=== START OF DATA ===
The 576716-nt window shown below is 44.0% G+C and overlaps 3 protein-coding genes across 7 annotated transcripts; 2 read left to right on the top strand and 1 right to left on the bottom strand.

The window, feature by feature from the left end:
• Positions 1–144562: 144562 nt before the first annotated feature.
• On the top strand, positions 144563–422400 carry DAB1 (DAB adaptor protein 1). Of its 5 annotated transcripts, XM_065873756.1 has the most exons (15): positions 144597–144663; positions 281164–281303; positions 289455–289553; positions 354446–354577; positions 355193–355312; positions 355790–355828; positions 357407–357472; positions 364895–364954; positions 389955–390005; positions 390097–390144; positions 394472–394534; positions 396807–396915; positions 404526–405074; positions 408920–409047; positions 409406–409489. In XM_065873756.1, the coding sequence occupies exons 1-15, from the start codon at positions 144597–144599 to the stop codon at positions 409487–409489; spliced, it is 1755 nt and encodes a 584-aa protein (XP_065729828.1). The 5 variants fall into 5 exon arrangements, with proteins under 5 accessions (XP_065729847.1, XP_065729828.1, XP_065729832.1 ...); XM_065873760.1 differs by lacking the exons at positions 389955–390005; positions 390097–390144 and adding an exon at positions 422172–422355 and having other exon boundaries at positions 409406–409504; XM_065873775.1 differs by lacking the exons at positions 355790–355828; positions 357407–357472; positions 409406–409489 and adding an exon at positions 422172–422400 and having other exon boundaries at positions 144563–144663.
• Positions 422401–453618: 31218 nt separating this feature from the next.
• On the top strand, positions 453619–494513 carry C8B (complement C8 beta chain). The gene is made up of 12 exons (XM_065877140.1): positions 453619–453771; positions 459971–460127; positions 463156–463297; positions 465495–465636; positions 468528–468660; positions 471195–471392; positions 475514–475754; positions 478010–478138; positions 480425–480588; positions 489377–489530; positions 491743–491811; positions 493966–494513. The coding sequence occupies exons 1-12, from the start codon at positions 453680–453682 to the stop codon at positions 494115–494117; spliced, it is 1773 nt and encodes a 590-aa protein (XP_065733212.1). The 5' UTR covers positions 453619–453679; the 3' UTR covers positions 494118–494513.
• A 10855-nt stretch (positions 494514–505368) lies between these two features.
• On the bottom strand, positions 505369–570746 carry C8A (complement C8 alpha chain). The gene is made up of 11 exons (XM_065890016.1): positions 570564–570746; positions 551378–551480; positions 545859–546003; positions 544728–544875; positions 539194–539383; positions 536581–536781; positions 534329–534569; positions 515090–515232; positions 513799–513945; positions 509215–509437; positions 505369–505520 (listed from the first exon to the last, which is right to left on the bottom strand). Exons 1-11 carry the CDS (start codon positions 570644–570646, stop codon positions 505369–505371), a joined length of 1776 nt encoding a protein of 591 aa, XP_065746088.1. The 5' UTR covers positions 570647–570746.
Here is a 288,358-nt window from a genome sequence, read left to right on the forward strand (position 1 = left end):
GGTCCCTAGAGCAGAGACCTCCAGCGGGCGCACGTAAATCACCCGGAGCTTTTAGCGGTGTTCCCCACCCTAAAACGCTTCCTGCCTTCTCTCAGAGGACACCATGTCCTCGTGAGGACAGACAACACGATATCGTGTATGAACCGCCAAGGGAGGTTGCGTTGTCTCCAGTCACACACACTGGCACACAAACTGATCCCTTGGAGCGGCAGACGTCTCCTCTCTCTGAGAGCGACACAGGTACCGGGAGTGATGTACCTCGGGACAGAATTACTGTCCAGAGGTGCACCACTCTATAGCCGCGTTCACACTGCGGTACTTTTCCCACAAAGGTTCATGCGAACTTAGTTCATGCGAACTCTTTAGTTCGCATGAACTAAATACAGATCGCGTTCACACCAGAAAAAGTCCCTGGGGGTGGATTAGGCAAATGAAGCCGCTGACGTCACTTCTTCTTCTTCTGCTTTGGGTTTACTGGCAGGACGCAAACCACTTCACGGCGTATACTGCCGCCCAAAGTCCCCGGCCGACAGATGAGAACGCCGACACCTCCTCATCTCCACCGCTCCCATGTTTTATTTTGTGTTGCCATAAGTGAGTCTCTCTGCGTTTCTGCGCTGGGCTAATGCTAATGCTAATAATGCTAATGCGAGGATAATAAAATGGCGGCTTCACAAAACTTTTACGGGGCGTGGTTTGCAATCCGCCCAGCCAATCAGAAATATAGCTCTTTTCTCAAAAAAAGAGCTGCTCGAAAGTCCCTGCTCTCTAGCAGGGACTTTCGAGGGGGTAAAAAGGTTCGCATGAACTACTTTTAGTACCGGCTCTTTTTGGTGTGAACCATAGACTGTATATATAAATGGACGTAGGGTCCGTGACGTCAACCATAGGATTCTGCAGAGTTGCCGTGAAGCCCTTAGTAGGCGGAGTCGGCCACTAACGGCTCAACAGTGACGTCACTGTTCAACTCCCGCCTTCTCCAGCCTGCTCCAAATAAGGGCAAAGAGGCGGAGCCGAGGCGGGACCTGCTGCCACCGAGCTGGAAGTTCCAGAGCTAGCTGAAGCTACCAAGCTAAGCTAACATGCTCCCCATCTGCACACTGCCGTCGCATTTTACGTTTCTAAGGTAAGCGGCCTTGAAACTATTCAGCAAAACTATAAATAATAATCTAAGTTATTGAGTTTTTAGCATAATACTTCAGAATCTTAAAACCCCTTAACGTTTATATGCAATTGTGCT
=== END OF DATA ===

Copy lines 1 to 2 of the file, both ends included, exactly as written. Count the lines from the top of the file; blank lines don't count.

The 576716-nt window shown below is 44.0% G+C and overlaps 3 protein-coding genes across 7 annotated transcripts; 2 read left to right on the top strand and 1 right to left on the bottom strand.

The window, feature by feature from the left end: